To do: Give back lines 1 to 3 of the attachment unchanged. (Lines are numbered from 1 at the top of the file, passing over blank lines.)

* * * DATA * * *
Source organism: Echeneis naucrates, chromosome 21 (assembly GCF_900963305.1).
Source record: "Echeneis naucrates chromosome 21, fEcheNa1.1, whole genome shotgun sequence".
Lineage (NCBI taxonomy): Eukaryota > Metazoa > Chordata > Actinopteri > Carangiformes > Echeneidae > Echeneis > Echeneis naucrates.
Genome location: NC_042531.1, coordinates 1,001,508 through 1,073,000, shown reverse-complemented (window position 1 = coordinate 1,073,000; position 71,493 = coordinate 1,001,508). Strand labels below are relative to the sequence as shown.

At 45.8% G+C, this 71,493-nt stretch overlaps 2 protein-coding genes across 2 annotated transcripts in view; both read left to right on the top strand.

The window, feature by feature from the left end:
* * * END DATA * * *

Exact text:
Source organism: Echeneis naucrates, chromosome 21 (assembly GCF_900963305.1).
Source record: "Echeneis naucrates chromosome 21, fEcheNa1.1, whole genome shotgun sequence".
Lineage (NCBI taxonomy): Eukaryota > Metazoa > Chordata > Actinopteri > Carangiformes > Echeneidae > Echeneis > Echeneis naucrates.